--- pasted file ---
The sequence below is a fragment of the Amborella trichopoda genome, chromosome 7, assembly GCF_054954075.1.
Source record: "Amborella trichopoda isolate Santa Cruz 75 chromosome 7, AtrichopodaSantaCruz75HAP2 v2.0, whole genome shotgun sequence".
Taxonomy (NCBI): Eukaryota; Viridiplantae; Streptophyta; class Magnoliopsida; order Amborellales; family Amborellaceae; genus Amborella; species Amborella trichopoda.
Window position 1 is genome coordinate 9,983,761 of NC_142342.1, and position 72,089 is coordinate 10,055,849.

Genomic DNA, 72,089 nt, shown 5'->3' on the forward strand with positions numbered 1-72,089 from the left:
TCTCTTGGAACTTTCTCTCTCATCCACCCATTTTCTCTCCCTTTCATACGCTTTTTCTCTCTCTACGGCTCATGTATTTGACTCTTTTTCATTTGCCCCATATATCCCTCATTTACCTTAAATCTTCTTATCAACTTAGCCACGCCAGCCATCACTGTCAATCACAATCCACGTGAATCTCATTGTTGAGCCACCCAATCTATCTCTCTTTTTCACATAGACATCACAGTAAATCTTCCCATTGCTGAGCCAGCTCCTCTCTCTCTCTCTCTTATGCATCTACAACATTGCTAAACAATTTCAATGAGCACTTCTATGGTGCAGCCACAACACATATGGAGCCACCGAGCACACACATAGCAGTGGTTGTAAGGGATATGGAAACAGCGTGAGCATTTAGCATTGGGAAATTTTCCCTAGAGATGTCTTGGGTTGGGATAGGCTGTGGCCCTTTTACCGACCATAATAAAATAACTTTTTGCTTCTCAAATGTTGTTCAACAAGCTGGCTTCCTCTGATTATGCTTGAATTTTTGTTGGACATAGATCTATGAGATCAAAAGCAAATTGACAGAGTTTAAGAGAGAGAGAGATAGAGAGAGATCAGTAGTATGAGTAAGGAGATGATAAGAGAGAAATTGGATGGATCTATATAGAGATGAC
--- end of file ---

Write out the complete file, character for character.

The sequence below is a fragment of the Amborella trichopoda genome, chromosome 7, assembly GCF_054954075.1.
Source record: "Amborella trichopoda isolate Santa Cruz 75 chromosome 7, AtrichopodaSantaCruz75HAP2 v2.0, whole genome shotgun sequence".
Taxonomy (NCBI): Eukaryota; Viridiplantae; Streptophyta; class Magnoliopsida; order Amborellales; family Amborellaceae; genus Amborella; species Amborella trichopoda.
Window position 1 is genome coordinate 9,983,761 of NC_142342.1, and position 72,089 is coordinate 10,055,849.

Genomic DNA, 72,089 nt, shown 5'->3' on the forward strand with positions numbered 1-72,089 from the left:
TCTCTTGGAACTTTCTCTCTCATCCACCCATTTTCTCTCCCTTTCATACGCTTTTTCTCTCTCTACGGCTCATGTATTTGACTCTTTTTCATTTGCCCCATATATCCCTCATTTACCTTAAATCTTCTTATCAACTTAGCCACGCCAGCCATCACTGTCAATCACAATCCACGTGAATCTCATTGTTGAGCCACCCAATCTATCTCTCTTTTTCACATAGACATCACAGTAAATCTTCCCATTGCTGAGCCAGCTCCTCTCTCTCTCTCTCTTATGCATCTACAACATTGCTAAACAATTTCAATGAGCACTTCTATGGTGCAGCCACAACACATATGGAGCCACCGAGCACACACATAGCAGTGGTTGTAAGGGATATGGAAACAGCGTGAGCATTTAGCATTGGGAAATTTTCCCTAGAGATGTCTTGGGTTGGGATAGGCTGTGGCCCTTTTACCGACCATAATAAAATAACTTTTTGCTTCTCAAATGTTGTTCAACAAGCTGGCTTCCTCTGATTATGCTTGAATTTTTGTTGGACATAGATCTATGAGATCAAAAGCAAATTGACAGAGTTTAAGAGAGAGAGAGATAGAGAGAGATCAGTAGTATGAGTAAGGAGATGATAAGAGAGAAATTGGATGGATCTATATAGAGATGAC